He claims Edge's advantage is that its network uses an underlying ATM protocol, but plans are in the pipeline for the network to go to SDH (synchronous digital hierarchy) and IP (internet protocol) standards as growth dictates.
Because the underlying network is ATM, however, Miles insists the Edge network can carry most protocols, including IP connections.
'ATM offers the quality of service required to deliver multimedia applications with business-class quality. ADSL provides the transmission and encoding technology for providing low-cost access to the high-speed network over existing copper telephone lines,' he says.
Telecoms carriers have already invested heavily in the creation of high-speed ATM infrastructure, he says. 'Edge is delivering this technology at the moment,' he explains, adding that the nature of the firm's network is such that, as broadband networks evolve to be IP over SDH, rather than IP over ATM, it can migrate with it.
While dealers can capitalise on the value-added profit potential of installing new network and IP hardware around the Edge Technologies' ADSL connection, many corporates still have their doubts about the efficiency of using the internet in preference to leased-line connections. This lack of confidence is especially true of the voice over internet protocol (VoIP) technology that many US companies are increasingly using. The advantage of using VoIP in place of PSTN or PBX connections is the much-reduced cost of handling such calls, coupled with the reduced costs of PBX hardware in the case of VoIP calls across a company intranet.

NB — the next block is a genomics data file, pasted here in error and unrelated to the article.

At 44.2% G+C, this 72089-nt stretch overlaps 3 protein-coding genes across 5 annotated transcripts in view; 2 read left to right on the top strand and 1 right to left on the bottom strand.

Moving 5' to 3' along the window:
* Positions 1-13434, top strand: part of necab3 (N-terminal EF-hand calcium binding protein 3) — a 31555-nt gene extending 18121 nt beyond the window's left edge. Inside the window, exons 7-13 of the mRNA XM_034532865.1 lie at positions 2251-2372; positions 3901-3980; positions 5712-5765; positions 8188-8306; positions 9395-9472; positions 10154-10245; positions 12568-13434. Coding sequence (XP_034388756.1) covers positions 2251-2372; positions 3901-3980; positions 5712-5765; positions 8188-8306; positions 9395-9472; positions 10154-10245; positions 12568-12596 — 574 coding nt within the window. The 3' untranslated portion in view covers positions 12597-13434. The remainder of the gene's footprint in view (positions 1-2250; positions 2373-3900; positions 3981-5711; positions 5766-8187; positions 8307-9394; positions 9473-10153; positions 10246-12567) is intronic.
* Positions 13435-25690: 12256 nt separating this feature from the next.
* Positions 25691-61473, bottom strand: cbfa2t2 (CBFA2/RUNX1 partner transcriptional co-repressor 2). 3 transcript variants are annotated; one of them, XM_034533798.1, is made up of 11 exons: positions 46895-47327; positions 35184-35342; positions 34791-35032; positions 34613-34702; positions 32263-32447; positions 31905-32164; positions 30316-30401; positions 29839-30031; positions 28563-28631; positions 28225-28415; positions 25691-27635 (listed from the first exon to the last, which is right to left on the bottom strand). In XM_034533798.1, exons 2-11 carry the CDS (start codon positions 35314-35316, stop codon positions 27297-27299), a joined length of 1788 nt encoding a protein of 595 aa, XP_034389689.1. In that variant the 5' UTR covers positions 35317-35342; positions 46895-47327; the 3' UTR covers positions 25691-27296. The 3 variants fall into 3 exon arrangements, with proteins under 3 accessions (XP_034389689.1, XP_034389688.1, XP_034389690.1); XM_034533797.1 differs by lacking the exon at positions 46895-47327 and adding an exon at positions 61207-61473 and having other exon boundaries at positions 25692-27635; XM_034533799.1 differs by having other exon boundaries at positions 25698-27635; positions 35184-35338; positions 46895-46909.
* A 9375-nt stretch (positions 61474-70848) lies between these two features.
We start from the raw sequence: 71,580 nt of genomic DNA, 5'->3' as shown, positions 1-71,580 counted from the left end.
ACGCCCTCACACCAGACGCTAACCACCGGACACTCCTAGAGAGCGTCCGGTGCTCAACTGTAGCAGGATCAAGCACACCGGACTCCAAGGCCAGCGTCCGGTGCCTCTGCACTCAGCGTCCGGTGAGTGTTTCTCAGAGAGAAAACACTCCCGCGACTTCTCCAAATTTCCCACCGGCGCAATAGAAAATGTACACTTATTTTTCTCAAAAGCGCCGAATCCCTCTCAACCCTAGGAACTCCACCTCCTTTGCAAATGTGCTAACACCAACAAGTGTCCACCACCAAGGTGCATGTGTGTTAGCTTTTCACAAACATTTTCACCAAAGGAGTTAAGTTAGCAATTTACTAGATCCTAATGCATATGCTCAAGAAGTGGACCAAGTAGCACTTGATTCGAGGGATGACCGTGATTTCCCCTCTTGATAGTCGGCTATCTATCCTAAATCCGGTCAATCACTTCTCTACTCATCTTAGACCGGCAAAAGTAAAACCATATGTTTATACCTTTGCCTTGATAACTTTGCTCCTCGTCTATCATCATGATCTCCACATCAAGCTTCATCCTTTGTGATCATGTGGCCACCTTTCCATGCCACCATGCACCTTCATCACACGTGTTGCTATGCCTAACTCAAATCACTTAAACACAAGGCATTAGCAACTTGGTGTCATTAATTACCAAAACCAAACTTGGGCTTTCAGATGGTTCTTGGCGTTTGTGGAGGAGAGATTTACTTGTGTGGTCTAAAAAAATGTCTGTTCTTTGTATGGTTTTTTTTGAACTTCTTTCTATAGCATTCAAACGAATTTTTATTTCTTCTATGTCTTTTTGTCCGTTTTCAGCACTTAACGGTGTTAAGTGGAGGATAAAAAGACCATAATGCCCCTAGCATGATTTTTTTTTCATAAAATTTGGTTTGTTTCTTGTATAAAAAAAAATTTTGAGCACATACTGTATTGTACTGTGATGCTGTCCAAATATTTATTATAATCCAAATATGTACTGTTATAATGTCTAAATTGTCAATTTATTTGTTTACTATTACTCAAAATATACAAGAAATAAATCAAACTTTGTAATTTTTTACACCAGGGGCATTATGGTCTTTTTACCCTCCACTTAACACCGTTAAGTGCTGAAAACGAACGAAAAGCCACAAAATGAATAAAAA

Earlier this year, Motorola decided to take the bull by the horns and offer its dealers' customers the guarantee that, if the company's Internet and Networking Group (ING) could not install a VoIP system for a customer in an hour, then the hardware would be supplied free of charge. Ordinarily, such guarantees would be viewed as near suicide, but Motorola's sheer size and the fact that it is putting its money where its mouth is will come as great comfort to corporate customers - not to mention the vendor's dealers.
The guarantee is known as the Motorola Voice Vantage pledge and, according to Neil Fairbrother, product marketing manager at Motorola, it has been designed to prove that packet voice using IP or Frame Relay can be realised without comprising quality or causing undue disruption.
The pledge works on two levels, he explains: 'Firstly, to show voice and data communications departments that VoIP or voice over Frame Relay (VoFR) are viable systems for business and, secondly, to demonstrate that Motorola is more than able to stake its claim at the leading edge of multi-service network technology. Motorola pledges to install a fully-functional packet voice system using IP and/or Frame Relay for internal Lan calls within an hour. If it takes longer, Motorola allows the customer to keep the Infinity Access Vanguard 320 Voice over IP multi-service networking product, for free.
Paul Burton, general manager at Motorola, adds that when the vendor formed the ING in August 1998, it stated that the focus of its strategy was on converging technologies and an IP-based future.
'The Voice Vantage Pledge demonstrates that we have the technology, the resources and the support services to deliver on our promises,' he explains.